Elite athletes always have that laser focus.
They see the path they need to follow and take all the necessary steps to ensure that none of those steps is wasted. From extracting maximum energy from each calorie consumed to optimizing each minute of their workouts, they are models of efficiency.
So imagine being a pack-leading, world-class marathoner and realizing that you had run in the wrong direction for several hundred meters. Being forced to retrace those misguided steps, just to return to where your competition had since passed.
Imagine not reaching your goal because you didn't have the best information.
Now imagine reaching your fitness goals by keeping on the right path.
There Are Things We Know …
A new Harris poll taken of Americans who exercise intensely at least three days per week, reveals that 93% understand the importance of maintaining hydration throughout a workout and that 89% realize hydration is important for muscle recovery. This level of understanding is crucial to staying properly hydrated during exercise, thus ensuring the maximum benefit of that workout.
… And Things We Think We Know.
However, that same poll revealed that almost half (46%) of those who report regular, intense exercise at least three days per week believe that soda and energy drinks can help aid rehydration after intense exercise. This conflicts with guidance from the scientific community that these drinks can contribute to dehydration due to large amounts of sugar and insufficient levels of electrolytes.1,2,3
In other words, while the right rehydration can optimize exercise benefits and muscle recovery, other liquids may send athletes in the wrong direction.
The Importance of Electrolytes
Challenging exercise, whether done by elite athletes or those that work out at a high level several times per week, can lead to fluid loss, accompanied by the loss of electrolytes: special minerals that help the brain, heart, gut and muscles send and receive electrical signals.
Abbott, building on 50 years of rehydration science, recently introduced Pedialyte Sport, a scientifically-designed solution that helps athletes at all levels rehydrate from intense exercise, by providing three times the electrolytes and only 25% the sugar of the leading sports drink.4
Pedialyte Sport has five key electrolytes, all of which play an important role in promoting rehydration and muscle support before, during and after intense exercise:
- Sodium to avoid muscle cramping
- Chloride for fluid balance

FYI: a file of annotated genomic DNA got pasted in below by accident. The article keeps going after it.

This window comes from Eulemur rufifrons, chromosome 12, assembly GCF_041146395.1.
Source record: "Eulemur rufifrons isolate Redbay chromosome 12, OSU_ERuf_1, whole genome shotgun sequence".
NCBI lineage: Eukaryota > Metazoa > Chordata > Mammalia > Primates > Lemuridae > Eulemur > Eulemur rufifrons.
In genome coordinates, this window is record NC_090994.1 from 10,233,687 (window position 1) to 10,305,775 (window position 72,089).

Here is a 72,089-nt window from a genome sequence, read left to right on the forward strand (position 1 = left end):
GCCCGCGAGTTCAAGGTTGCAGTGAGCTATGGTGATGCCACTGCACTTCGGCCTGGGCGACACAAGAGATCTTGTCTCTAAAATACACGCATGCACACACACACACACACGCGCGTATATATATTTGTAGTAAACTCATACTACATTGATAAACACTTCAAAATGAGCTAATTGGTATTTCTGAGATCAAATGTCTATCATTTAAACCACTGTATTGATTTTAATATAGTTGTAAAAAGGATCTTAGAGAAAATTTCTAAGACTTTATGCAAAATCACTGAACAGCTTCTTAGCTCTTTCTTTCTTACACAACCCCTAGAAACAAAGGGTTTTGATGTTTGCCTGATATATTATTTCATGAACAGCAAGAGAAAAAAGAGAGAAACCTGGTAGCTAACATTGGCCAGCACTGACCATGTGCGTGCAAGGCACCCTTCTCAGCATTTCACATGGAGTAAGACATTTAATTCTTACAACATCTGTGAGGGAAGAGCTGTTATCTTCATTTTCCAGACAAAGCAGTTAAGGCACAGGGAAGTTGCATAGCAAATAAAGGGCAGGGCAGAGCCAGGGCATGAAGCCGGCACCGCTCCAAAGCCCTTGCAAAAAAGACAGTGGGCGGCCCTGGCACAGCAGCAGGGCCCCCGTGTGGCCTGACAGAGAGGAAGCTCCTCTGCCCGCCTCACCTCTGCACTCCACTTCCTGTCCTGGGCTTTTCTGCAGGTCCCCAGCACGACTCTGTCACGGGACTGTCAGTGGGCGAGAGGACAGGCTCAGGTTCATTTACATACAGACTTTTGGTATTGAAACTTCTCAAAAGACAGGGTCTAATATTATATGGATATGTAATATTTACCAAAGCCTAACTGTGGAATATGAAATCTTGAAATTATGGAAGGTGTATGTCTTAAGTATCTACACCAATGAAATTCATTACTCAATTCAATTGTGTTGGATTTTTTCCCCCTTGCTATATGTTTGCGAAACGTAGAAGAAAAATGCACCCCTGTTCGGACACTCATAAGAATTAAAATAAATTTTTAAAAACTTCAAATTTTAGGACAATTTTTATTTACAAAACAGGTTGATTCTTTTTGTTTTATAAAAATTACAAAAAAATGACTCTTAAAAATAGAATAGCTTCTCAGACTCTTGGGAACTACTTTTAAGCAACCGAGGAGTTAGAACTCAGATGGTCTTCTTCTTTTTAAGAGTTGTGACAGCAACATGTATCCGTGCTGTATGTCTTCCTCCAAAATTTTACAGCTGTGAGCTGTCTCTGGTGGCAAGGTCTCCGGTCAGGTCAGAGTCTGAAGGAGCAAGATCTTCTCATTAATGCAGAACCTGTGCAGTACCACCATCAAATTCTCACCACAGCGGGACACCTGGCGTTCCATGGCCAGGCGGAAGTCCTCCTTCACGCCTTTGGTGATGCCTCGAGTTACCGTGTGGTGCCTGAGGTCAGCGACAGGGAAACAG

- Potassium for muscle and nerve function
- Magnesium to help provide oxygen to muscles
- Phosphate for muscle repair
Pedialyte Sport also helps athletes avoid the effects of mild to moderate dehydration, like muscle cramping, fatigue and headache by replacing fluids lost in sweat, while also having an optimal balance of glucose and sodium.
Seek Balance in All Things, Including Glucose
One key to success in sports and fitness is balance. It's training hard but not so hard as to impede recovery. It's using various muscle groups in combination with cardio challenges to elicit the best results.
Carbohydrates like glucose provide energy to our cells, making them critical for proper body function. However, excess sugar can slow rehydration and delay recovery.
Pedialyte Sport (which has a quarter of the sugar found in leading sports drinks4), is designed to provide an optimal balance of sodium and glucose for rehydration. Five key electrolytes support fluid balance in the body and are vital to muscle and nerve function, as well as help facilitate muscle repair.
Not All Hydration Products Are Created Equal
Athletes often spend years educating themselves on exercise and nutrition options to get the most out of their efforts. Pedialyte Sport is designed to take the guess work out of rehydration, providing five key electrolytes for fast rehydration and muscle support.
Knowing the science behind rehydration and how your body works can help ensure the most direct route to your fitness goals without being misdirected by sugary energy drinks that can contribute to dehydration and its negative effects.
Stay smart. Stay hydrated. Stay on track.
1 Baker LB, Jeukendrup AE. Optimal Composition of Fluid-Replacement Beverages. Compr Physiol. 2014(4):575-620.
2 McDermott BP, et al. National Athletic Trainers' Association Position Statement: Fluid Replacement for the Physically Active. J Athl Train. 2017;52(9):877-895.
3 Sawka MN, et al. Exercise and Fluid Replacement. American College of Sports Medicine Position Stand. Med Sci Sports Exer 2007;39(2):377-90. doi: 10.1249/mss.0b013e31802ca597.
4 Pedialyte® Sport has 1380 mg sodium and no more than 14g sugar per liter; the leading sports drink has ~460 mg sodium and ~58 g sugar per liter.